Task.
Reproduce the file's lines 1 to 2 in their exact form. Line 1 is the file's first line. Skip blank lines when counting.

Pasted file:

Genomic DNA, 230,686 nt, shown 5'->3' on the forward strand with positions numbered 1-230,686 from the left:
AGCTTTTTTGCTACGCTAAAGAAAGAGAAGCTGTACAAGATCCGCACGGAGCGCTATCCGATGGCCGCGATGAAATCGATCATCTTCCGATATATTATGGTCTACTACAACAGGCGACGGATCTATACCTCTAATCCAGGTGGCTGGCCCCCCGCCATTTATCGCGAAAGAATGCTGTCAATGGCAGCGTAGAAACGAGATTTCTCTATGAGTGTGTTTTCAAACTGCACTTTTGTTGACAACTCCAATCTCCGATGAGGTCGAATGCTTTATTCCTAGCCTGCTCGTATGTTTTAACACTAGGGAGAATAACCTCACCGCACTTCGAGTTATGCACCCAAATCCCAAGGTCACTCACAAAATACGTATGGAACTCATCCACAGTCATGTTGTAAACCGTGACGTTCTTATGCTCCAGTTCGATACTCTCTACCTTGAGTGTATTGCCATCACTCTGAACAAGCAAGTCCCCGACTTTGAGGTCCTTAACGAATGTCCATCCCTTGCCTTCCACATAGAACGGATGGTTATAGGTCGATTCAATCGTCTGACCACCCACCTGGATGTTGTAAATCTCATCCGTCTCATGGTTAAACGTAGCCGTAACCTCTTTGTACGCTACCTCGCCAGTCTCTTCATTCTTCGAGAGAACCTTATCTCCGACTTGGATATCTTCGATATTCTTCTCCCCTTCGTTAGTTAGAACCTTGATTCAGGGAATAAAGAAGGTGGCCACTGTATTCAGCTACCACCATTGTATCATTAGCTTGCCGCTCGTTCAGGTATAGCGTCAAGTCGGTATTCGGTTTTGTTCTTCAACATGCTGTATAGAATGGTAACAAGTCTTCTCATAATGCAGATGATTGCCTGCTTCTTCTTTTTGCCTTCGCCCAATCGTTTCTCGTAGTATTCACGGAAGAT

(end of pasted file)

Genomic DNA, 230,686 nt, shown 5'->3' on the forward strand with positions numbered 1-230,686 from the left:
AGCTTTTTTGCTACGCTAAAGAAAGAGAAGCTGTACAAGATCCGCACGGAGCGCTATCCGATGGCCGCGATGAAATCGATCATCTTCCGATATATTATGGTCTACTACAACAGGCGACGGATCTATACCTCTAATCCAGGTGGCTGGCCCCCCGCCATTTATCGCGAAAGAATGCTGTCAATGGCAGCGTAGAAACGAGATTTCTCTATGAGTGTGTTTTCAAACTGCACTTTTGTTGACAACTCCAATCTCCGATGAGGTCGAATGCTTTATTCCTAGCCTGCTCGTATGTTTTAACACTAGGGAGAATAACCTCACCGCACTTCGAGTTATGCACCCAAATCCCAAGGTCACTCACAAAATACGTATGGAACTCATCCACAGTCATGTTGTAAACCGTGACGTTCTTATGCTCCAGTTCGATACTCTCTACCTTGAGTGTATTGCCATCACTCTGAACAAGCAAGTCCCCGACTTTGAGGTCCTTAACGAATGTCCATCCCTTGCCTTCCACATAGAACGGATGGTTATAGGTCGATTCAATCGTCTGACCACCCACCTGGATGTTGTAAATCTCATCCGTCTCATGGTTAAACGTAGCCGTAACCTCTTTGTACGCTACCTCGCCAGTCTCTTCATTCTTCGAGAGAACCTTATCTCCGACTTGGATATCTTCGATATTCTTCTCCCCTTCGTTAGTTAGAACCTTGATTCAGGGAATAAAGAAGGTGGCCACTGTATTCAGCTACCACCATTGTATCATTAGCTTGCCGCTCGTTCAGGTATAGCGTCAAGTCGGTATTCGGTTTTGTTCTTCAACATGCTGTATAGAATGGTAACAAGTCTTCTCATAATGCAGATGATTGCCTGCTTCTTCTTTTTGCCTTCGCCCAATCGTTTCTCGTAGTATTCACGGAAGAT